While we tend to think of forests as unchanging and permanent, the reality is that our forests are dynamic systems that are constantly changing. Millions of years ago, parts of Arizona and Utah that are now deserts were thick with moist vegetation. As climatic conditions changed, individual species and whole ecosystems adjusted to those changes, albeit slowly, over long periods. We all know that change has always occurred, but our climate is now changing faster than some trees can adapt.
We generally assume that a warming climate means that everywhere is becoming hotter and drier, but the impacts from a changing climate are actually quite variable. In the Southwest, for example, weather will likely get warmer and drier, but the Northeast and eastern Plains states are expected to get more precipitation than they do now, even as it warms up. How all of this will affect our nation’s forests is a complex question for the professionals in the U.S. Forest Service who are tasked with managing 193 million acres of National Forests.
Because trees’ main sources of energy are sunlight and water, it’s easy to see that climate has a huge effect on them. Each tree species is adapted to certain environmental conditions—a coast redwood requires fog drifting inland from the sea, whereas whitebark pines prefer exposed alpine ridges. When those environmental conditions change significantly, as they are with our warming climate, trees often can’t survive in the new conditions. That gives them only one option: Move.
Slow Motion Migration
Of course trees can’t move in the same way that humans or other animals can. Tree movement occurs over decades or centuries as trees shift their range to pursue more favorable environmental conditions. With climate change driving rapid temperature and precipitation changes, we can see this already happening in the western U.S as cold-tolerant species shift in response to the warming climate. Scientists have documented recent latitudinal and elevational migrations for tree species, that is, some western tree species are moving north and/or climbing in elevation.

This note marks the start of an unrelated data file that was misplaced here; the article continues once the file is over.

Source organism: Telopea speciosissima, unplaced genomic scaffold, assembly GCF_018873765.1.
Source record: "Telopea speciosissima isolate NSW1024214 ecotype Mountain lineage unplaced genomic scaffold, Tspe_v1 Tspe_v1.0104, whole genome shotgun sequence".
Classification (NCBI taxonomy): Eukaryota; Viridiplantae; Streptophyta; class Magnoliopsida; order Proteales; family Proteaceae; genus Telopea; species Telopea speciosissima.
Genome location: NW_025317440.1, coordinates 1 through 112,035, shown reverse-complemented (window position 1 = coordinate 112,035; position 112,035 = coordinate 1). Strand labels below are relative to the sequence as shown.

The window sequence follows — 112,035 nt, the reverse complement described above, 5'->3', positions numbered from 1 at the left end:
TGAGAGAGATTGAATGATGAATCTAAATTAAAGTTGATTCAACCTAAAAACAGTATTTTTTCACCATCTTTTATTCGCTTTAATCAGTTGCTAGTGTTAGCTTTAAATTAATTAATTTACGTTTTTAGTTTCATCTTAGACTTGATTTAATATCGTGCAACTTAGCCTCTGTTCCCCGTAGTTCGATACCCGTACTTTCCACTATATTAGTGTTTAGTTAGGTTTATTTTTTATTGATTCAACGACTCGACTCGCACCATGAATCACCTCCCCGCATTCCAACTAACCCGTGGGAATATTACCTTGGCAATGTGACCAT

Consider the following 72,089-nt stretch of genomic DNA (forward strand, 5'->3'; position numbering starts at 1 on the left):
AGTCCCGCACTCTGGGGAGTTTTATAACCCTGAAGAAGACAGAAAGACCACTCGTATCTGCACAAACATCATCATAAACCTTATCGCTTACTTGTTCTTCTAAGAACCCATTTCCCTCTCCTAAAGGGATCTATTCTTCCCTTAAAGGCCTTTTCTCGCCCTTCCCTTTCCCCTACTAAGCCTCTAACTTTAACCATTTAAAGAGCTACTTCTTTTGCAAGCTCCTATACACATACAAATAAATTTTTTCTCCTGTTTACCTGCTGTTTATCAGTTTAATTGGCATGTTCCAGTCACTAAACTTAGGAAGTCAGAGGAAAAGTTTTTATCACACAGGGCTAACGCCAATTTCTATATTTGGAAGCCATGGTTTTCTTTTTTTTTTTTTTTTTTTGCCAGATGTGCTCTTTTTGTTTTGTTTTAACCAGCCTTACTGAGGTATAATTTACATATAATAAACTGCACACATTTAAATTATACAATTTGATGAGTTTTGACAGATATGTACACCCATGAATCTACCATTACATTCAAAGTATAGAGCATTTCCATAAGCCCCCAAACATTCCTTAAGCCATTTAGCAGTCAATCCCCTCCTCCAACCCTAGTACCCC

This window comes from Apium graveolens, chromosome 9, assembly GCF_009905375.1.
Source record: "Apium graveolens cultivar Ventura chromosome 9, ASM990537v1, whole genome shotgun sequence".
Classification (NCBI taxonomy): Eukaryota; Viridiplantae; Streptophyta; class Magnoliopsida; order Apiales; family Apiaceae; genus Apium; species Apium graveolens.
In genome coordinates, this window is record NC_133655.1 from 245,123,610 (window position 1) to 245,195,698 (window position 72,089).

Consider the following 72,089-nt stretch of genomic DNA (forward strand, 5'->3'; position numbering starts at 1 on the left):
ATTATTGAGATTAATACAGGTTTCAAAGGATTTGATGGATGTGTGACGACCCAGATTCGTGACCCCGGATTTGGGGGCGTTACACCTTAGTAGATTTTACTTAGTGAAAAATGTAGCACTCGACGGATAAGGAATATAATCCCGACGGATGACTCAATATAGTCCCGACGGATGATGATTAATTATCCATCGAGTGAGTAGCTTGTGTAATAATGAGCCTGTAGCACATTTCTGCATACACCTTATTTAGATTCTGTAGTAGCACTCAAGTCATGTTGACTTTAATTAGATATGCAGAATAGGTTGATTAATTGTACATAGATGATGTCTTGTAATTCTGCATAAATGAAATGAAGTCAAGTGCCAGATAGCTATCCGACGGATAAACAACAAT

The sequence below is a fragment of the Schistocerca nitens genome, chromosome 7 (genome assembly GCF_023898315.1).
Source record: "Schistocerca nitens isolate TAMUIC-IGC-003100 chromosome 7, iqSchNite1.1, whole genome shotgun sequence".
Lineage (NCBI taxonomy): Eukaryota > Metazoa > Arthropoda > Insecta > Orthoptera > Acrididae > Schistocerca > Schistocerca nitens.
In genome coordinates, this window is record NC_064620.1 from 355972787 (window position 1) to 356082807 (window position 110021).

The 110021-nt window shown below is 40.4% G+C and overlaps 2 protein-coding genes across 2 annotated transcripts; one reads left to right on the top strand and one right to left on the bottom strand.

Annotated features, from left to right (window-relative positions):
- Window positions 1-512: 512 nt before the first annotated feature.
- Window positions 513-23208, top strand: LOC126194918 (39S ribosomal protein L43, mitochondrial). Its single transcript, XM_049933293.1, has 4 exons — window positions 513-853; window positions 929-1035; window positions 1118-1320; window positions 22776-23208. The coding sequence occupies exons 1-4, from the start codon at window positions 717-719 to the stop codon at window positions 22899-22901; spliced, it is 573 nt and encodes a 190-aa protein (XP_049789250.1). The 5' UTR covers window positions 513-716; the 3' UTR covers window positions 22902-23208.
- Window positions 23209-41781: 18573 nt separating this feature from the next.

Tree species found in the “island” mountain ranges of the American Southwest, are a good example of how trees are shifting their elevation. Island mountains ranges are just as their name suggests, islands of mountains rising up from a broader “sea” of low-elevation terrain. Disconnected from continuous mountain ranges that would normally permit a northward migration, the species that live in these “islands” are left to find more favorable ground by moving up in elevation. But as our climate warms, island range species like corkbark fir and blue spruce will literally climb off the top of mountains searching for favorable conditions.
In addition to rising temperatures, we know that climate change is affecting precipitation patterns too. And trees are responding to this as well.
Recent research demonstrates that nearly three quarters of tree species native to eastern forests have moved their population westward since 1980. Why not north? Instead of seeking colder temperatures, these deciduous trees are following increased precipitation to the central U.S.
A Helping Hand
Can trees’ migrations be assisted? Yes. Forest managers are experimenting with planting trees in locations where the climate may favor them into the future. In the northwestern U.S., foresters have planted Douglas fir around the region to test how the species responds to variations in climate. In the Canadian province of British Columbia, foresters are now planting western larch in areas that are beyond the historic geographic range for the species, but are predicted to be favorable in the coming decades.
Another example of such “assisted migration” in action can be seen with the Florida Torreya, a rare southeastern tree species known to inhabit a small sliver of northern Florida and southern Georgia. Facing a likely extinction from a warming climate and restricted range, foresters are experimenting with planting Florida Torreya farther north in Georgia and even into North Carolina.
A Different Future
Changes in climate are nothing new for trees. These remarkable species have been providing oxygen and filtering water for more than 300 million years. Over this vast history, ice ages have come and gone, mass extinctions have drastically changed life on Earth and yet trees have endured. What’s different now is how fast our climate is changing. This rate of change is affecting how and which trees will survive into the future.
Regardless of how aggressively we work to reduce the impacts from our rapidly changing climate, most, if not all, of our forests will likely look different in a century or two. Forest managers can help some species survive and even thrive in new locations. But as these forests change and as the species that comprise them shift, the animals and humans that depend on them will face new challenges. Will we be ready?